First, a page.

There’s been a few developer "Bill of Rights" lists that have floated around. These lists generally include creature comforts like dual monitors or a fast PCs. There’s certainly a business case for fast PCs, and I’ve made more than my share of these business cases. But, these things are mostly just goodies under the guise of productivity gains. I’m all for productivity gains—I personally hate wasting time on something that I don’t need to do and doesn’t add value. But, software designers can’t simply use productivity as an excuse to get toys. If the productivity gains are impetus enough to … Continue reading Principles of Software Development Productivity
Almost every project I create in Visual Studio, I invariably have to add System.Configuration to the references for that project. As soon as I want to do much with app.config, I need to use something in System.Configuration. Well, rather than continue to add that reference to future projects, I’ve decided to change the project template so I don’t have to. The following is a description of how to do that. The project templates are located at C:\Program Files\Microsoft Visual Studio 10.0\Common7\ide\ProjectTemplates\ (replace "Program Files" with "Program Files (x86)" if you’re using a 64-bit version of Windows). For this example I’m … Continue reading Modify VS 2010 Template to Reference System.Configuration
Getting started with unit testing with nUnit is easy. First download and install the latest version of nUnit, which can be found here: http://www.nunit.org/index.php?p=download Next, you need to decide where you want your unit tests will live. If you’re developing a shrink-wrapped system that will be deployed to multiple customers or clients, you’ll likely want to have an independent project to house your tests. If you’re developing an enterprise system—and the software won’t be deployed outside your enterprise—then having the tests within an existing project (usually the highest-level project) is a valid option. Note: The only configuration I’ve been able … Continue reading Getting Started Unit Testing with nUnit
The way Microsoft Connect works in terms of how a bug goes from being submitted to someone working on it (or closing it without working on it), is basically flawed. From a customer’s point of view, we post an "issue" that we’ve encountered and leave it up to Microsoft to fix the issue. The problem is, most of the time, this isn’t what happens. For the most part, the issue has no merit unto itself. It’s a popularity game with Connect. You have to campaign for people to vote for your issue if you think it should be fixed. I’m … Continue reading Flaws in the Microsoft Connect Process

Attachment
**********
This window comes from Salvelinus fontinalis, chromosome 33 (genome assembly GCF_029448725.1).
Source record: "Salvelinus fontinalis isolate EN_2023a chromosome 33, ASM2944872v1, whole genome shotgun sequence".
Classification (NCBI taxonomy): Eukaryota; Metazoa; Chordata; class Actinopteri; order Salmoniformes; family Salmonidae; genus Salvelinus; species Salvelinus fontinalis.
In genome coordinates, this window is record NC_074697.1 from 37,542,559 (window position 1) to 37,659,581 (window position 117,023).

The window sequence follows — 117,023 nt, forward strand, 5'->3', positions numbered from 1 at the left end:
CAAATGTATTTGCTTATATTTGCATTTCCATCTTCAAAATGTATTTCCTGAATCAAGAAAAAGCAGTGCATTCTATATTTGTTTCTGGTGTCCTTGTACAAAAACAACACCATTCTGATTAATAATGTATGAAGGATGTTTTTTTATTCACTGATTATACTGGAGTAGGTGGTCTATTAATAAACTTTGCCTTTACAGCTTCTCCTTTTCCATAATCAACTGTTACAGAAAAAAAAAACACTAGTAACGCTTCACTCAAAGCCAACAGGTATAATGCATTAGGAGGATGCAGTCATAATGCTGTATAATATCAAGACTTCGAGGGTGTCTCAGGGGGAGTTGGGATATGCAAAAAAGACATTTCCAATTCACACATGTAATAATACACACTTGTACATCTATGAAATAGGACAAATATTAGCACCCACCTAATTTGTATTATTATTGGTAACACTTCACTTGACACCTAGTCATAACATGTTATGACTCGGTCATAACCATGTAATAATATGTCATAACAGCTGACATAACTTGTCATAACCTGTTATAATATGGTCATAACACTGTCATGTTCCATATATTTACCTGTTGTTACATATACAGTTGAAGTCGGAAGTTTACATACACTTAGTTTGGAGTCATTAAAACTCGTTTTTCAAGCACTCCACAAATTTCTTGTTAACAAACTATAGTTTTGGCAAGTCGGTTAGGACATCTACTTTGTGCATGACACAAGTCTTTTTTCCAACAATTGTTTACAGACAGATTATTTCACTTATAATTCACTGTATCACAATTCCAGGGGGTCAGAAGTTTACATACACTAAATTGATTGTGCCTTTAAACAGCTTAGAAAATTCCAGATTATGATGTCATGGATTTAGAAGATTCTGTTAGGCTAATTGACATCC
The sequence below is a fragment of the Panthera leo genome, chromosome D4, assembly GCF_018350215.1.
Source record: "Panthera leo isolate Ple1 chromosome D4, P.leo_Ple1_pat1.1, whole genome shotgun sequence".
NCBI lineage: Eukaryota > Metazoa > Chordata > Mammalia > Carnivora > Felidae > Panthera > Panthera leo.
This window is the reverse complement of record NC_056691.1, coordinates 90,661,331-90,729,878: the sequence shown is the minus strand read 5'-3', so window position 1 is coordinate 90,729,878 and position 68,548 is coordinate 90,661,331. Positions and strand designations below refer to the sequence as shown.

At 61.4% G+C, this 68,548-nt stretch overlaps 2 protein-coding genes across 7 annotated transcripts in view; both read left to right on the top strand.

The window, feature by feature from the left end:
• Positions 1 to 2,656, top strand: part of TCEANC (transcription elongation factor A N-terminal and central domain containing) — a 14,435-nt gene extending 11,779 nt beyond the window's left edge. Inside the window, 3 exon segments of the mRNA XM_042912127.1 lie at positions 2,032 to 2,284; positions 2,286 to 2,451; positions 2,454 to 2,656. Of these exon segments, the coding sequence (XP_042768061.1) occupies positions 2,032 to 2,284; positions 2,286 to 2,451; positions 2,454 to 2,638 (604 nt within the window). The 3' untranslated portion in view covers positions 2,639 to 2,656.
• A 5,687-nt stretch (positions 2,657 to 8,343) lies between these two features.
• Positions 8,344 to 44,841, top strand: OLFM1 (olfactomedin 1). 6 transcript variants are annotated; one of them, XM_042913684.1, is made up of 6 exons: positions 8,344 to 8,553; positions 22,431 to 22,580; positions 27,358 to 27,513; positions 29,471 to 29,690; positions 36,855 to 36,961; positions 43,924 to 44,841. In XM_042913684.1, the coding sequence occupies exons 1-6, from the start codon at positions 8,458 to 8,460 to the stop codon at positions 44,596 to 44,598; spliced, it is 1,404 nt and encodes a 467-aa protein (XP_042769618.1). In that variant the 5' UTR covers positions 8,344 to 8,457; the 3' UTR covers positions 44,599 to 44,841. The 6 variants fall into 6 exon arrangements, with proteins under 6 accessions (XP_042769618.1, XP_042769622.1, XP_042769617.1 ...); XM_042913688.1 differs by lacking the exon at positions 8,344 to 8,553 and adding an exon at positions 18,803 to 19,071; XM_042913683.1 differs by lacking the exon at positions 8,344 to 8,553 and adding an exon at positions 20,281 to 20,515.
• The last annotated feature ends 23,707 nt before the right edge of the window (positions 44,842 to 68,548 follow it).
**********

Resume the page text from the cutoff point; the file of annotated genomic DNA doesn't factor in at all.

Microsoft is poised to release Windows Phone 7 (WP7) this year. The success of any platform is the ability for users to run the applications they want and need on it. That’s one of the selling features of the iPhone: the App Store. The App Store has thousands of applications available for it. It’s not really the fact that there are some lousy apps in there, it’s the fact that there’s choice and that adds value to the iPhone. The iPhone isn’t just a phone that plays MP3s. It can be much more than that. To a certain extent the … Continue reading Apple’s New iPhone SDK Licensing Changes are a Potential Win for Microsoft.
Any platform that opens itself to 3rd party developers to develop software for requires that these developers be creative. Without creativity the software that will be written for the platform will not promote it. The platform will be viewed as second rate or not leading edge. The quality of the software will end up being second-rate and the platform will end up being viewed as same. What does it take to promote creativity. Well, that’s pretty subjective. But, it’s easy to detect what hinders creativity. Development tools and methodology restrictions hinders creativity. When a developer is unable to pick whatever … Continue reading Platform Developer Creativity